Trading with the adversary; & What is to be done? @AlanTonelson @GordonGChang, Gatestone, Newsweek, The Hill:
The Trading with the Enemy Act (TWEA) of 1917 (40 Stat. 411, codified at 12 U.S.C. § 95 and 50 U.S.C. § 4301 et seq.) is a United States federal law, enacted on October 6, 1917, that gives the President of the United States the power to oversee or restrict any and all trade between the United States and its enemies in times of war. TWEA was amended in 1933 by the Emergency Banking Act to extend the president’s authority also in peace time, and later revised.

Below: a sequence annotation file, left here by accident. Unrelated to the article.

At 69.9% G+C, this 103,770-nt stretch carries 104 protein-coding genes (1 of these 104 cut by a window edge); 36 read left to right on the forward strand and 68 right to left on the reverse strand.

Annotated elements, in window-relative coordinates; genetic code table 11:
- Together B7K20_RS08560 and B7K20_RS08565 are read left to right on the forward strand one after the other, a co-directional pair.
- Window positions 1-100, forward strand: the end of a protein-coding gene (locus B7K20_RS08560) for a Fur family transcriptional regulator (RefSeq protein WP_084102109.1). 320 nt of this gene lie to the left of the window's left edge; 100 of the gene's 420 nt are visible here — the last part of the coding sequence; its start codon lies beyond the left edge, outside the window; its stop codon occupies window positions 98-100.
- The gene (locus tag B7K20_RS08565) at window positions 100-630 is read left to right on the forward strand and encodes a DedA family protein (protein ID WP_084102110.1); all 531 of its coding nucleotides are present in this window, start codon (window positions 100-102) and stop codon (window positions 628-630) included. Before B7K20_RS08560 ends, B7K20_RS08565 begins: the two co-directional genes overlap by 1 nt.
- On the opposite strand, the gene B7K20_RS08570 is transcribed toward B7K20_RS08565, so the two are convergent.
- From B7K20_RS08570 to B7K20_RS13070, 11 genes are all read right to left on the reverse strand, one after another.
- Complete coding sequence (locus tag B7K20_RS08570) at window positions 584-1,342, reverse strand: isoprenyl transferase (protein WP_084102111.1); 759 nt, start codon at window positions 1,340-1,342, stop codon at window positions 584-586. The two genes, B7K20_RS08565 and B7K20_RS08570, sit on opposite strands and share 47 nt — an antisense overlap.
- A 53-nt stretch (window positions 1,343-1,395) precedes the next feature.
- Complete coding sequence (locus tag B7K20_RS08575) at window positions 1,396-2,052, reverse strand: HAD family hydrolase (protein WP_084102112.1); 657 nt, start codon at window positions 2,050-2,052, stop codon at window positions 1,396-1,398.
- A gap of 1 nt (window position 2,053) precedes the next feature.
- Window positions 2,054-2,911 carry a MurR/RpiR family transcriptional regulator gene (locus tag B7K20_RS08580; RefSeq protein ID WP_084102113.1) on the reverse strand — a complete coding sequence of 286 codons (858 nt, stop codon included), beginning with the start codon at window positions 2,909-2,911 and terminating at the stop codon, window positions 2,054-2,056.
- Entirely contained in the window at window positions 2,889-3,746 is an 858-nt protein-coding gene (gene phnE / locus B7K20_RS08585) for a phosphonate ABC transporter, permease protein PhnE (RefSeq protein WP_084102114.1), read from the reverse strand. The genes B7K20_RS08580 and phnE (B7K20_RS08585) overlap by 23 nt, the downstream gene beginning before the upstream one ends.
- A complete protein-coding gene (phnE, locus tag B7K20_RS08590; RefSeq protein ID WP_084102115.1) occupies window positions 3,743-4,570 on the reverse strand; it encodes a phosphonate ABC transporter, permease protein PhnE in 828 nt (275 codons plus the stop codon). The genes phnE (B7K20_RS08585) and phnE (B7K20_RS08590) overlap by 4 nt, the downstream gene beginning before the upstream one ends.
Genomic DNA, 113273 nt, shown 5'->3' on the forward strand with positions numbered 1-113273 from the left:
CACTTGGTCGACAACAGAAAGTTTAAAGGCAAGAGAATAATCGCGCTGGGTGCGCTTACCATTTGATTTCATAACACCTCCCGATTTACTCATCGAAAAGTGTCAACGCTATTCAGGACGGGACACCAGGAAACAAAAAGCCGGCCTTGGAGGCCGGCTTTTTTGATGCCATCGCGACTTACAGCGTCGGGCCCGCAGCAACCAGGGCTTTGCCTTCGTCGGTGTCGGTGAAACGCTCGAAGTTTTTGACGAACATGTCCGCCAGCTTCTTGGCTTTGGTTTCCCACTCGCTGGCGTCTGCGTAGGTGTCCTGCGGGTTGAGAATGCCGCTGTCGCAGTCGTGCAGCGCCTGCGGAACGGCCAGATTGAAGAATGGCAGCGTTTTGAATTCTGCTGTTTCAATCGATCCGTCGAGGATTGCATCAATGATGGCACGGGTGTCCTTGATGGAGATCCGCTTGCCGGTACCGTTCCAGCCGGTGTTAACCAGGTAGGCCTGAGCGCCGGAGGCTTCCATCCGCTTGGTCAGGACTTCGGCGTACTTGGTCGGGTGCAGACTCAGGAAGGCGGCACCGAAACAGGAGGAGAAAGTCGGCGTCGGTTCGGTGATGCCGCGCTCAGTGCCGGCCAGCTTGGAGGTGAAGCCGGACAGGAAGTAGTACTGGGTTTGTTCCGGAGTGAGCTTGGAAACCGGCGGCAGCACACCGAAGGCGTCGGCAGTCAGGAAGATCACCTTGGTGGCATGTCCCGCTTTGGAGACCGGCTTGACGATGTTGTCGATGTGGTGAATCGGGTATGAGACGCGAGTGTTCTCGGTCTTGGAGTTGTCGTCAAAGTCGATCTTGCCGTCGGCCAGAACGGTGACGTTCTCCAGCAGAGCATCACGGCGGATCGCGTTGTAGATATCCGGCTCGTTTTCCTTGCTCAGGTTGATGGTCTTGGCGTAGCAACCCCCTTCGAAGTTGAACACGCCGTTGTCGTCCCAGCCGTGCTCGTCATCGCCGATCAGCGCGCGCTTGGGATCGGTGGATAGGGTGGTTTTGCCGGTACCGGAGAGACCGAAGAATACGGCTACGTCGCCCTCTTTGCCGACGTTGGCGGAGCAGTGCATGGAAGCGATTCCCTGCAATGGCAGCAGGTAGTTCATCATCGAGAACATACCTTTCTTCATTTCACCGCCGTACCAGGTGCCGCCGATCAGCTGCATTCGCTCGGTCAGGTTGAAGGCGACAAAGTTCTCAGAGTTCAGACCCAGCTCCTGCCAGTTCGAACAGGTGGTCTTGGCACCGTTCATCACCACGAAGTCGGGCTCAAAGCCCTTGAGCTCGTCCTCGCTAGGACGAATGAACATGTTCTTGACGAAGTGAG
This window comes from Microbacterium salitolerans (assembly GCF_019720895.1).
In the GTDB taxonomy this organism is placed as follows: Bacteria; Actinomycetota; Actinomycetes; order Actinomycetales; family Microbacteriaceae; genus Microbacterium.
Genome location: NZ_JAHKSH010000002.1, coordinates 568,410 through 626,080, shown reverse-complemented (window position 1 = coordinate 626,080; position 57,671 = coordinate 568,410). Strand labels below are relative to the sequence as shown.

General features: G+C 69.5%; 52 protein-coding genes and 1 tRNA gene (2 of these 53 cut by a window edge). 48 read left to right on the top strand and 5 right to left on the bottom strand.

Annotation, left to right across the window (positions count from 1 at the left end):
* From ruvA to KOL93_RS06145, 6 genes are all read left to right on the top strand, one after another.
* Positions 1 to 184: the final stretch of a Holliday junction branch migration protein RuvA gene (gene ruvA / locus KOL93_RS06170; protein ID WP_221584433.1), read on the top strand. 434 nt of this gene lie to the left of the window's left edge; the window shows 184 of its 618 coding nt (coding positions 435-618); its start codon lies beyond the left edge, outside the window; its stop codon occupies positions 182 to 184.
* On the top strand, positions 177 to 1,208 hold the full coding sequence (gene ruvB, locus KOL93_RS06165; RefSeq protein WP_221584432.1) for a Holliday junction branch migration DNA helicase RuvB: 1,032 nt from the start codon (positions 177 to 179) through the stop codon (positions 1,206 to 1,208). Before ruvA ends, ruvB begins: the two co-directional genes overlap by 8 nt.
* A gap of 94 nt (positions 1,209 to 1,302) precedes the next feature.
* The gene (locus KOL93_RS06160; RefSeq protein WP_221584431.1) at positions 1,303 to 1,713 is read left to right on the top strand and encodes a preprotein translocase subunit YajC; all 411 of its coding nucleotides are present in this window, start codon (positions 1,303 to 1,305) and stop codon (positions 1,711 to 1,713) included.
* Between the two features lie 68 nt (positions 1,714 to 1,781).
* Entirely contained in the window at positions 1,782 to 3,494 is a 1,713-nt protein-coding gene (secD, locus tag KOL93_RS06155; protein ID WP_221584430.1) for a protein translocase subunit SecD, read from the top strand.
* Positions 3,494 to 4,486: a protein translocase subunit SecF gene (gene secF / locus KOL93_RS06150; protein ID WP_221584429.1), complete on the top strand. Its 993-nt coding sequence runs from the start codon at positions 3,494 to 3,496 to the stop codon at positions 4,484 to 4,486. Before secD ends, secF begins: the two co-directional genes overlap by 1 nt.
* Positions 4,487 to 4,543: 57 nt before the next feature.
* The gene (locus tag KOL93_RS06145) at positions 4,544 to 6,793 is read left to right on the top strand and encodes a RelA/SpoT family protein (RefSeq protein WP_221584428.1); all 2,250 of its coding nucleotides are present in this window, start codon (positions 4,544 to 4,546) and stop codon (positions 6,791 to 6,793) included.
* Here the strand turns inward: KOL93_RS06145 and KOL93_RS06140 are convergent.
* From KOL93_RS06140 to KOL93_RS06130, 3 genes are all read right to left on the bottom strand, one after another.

China was listed on two occasions. The Republic of China was first listed in 1941 to prevent invading Japan from using Chinese assets during WW2. China was delisted in 1946. After WW2 the People's Republic of China was sanctioned and listed in 1950 for aggression in the Korean War. After President Richard Nixon's "opening with China," sanctions were lifted in 1975.
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Trading with the adversary; & What is to be done?
@GordonGChang, Gatestone, Newsweek, The Hill: